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EDITORIAL: Where’s the quality, BWA management?


EDITORIAL

EDITORIAL: Where’s the quality, BWA management?

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SEVERAL WEEKS AGO a number of South Coast business operators called our newsroom to complain about foul-smelling “brownish water” seeping from Barbados Water Authority (BWA) sewers along Highway 7, making life difficult for them, their customers, residents and motorists.

When our team visited the area everything the businesspeople complained of was clearly visible, and the stench was horrendous. Our reporters and photographers are not health or environmental experts so they can’t speak scientifically to any dangers that may be posed by the escaping liquid.

However, we cannot discount the story of the resident who spoke of having to deal with rashes that broke out on her skin after she was splashed with the liquid by a passing vehicle; nor can we ignore the fear expressed by a resident that this week’s fish kill in the Graeme Hall Swamp was linked to this sewage run-off flowing directly into the conservation area.

We are not naive; we know that even in jurisdictions where the availability of funds is not a problem, systems will fail from time to time, and when they do it will create inconveniences for citizens.

What we find most objectionable is that the management of the BWA continuously behaves as though it is a law unto itself and citizens must accept whatever level of service they choose to give.

Absolutely not! The BWA is providing public services with public funds and its managers have a duty to treat all its customers as persons deserving of respect. In investigating this “seepage” from the underground system to the road surface we came across operators of several businesses who said they were told by BWA officials over a period of months that the problem resulted from a broken pump.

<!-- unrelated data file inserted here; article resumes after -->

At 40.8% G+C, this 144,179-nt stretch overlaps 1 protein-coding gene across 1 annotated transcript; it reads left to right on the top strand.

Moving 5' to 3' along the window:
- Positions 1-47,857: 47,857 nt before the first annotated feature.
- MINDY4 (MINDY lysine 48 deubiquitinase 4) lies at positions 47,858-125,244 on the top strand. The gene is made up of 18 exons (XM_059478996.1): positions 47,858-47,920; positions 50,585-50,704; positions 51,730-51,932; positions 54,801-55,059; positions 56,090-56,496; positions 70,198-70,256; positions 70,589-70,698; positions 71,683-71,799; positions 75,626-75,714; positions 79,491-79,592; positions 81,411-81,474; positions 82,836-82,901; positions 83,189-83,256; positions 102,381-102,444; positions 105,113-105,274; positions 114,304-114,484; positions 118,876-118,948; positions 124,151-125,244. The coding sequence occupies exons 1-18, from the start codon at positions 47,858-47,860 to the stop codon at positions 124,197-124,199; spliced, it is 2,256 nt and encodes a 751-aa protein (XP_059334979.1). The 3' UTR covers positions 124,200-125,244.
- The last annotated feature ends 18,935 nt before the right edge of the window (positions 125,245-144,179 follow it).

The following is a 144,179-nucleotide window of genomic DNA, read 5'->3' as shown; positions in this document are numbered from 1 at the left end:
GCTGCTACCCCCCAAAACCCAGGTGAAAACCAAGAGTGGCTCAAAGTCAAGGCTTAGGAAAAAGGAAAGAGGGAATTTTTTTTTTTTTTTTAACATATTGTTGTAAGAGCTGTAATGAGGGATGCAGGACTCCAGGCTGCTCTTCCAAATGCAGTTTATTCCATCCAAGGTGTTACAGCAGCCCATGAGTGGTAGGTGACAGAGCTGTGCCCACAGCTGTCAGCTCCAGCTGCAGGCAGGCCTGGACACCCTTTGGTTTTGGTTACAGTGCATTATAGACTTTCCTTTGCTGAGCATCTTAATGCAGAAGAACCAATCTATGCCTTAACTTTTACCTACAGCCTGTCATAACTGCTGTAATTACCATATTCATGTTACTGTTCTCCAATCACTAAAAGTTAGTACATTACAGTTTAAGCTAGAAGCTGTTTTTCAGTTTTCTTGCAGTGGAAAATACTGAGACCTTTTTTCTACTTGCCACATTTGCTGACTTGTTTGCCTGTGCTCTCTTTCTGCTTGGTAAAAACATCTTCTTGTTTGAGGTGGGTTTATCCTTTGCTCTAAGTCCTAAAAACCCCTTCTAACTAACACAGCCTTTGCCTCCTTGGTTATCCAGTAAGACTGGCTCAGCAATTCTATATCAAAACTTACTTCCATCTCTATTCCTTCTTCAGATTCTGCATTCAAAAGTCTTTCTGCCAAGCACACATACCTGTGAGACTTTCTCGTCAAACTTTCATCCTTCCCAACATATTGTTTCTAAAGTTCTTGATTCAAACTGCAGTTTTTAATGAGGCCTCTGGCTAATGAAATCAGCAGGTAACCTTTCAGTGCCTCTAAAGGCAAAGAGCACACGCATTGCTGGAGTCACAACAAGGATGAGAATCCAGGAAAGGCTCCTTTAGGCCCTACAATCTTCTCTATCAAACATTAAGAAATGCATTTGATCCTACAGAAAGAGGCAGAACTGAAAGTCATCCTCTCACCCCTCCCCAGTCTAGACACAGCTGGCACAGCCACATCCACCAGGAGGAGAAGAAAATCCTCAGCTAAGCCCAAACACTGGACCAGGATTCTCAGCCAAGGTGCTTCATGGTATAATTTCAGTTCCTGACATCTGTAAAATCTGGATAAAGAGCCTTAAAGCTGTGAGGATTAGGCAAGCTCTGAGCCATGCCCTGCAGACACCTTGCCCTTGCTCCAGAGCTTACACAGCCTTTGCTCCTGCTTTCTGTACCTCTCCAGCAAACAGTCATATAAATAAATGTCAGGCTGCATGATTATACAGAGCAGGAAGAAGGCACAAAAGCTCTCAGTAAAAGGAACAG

How many months does it take to fix a pump? If the pumps are so critical to the efficient operation of the sewerage system, why are there no built-in redundancies? Why are there no spare parts on hand to quickly rectify any breakdown?

Worse than the failure to fix the problem is the almost endemic attitude of key members of the BWA’s management that any enquiries from the press are at best a nuisance and at worst an offence.

Perhaps they just do not appreciate that reporters don’t invent stories of dry taps for months, or of sewage flowing on the street for weeks. Reporters merely seek answers on behalf of citizens, who in most cases when they enquire on their own are treated even more badly than the reporters.

If the management of the BWA had even a modicum of care for affected citizens, resident Amarel Burke would not have to complain that for 20 years she has had to put up with the inconvenience of her backyard being flooded by “sewage water” each time there is a failure of the pumping system.

If there was compassion at the BWA, the retired teacher would not have had to report feeling a sense of betrayal after giving the Government permission to lay sewer pipes across her property – even now not even getting the courtesy of a returned call when she reports the flooding. Instead, she has to sleep, eat and breathe through the foul odour, while avoiding her own backyard.

While all this is taking place, the BWA’s management through silence expresses disgust with the media, whose only crime is asking why it is occurring and when it will be corrected. This happens when there is no service in the concept of public service, when there is no humanity in the concept of being human, when there is no empathy in the bosom of people who manage a corporation whose motto is Quality Water; Quality People.

But when the political directorate, including Minister of Health and MP for the area John Boyce, shows no interest in such matters, why should the public expect better?

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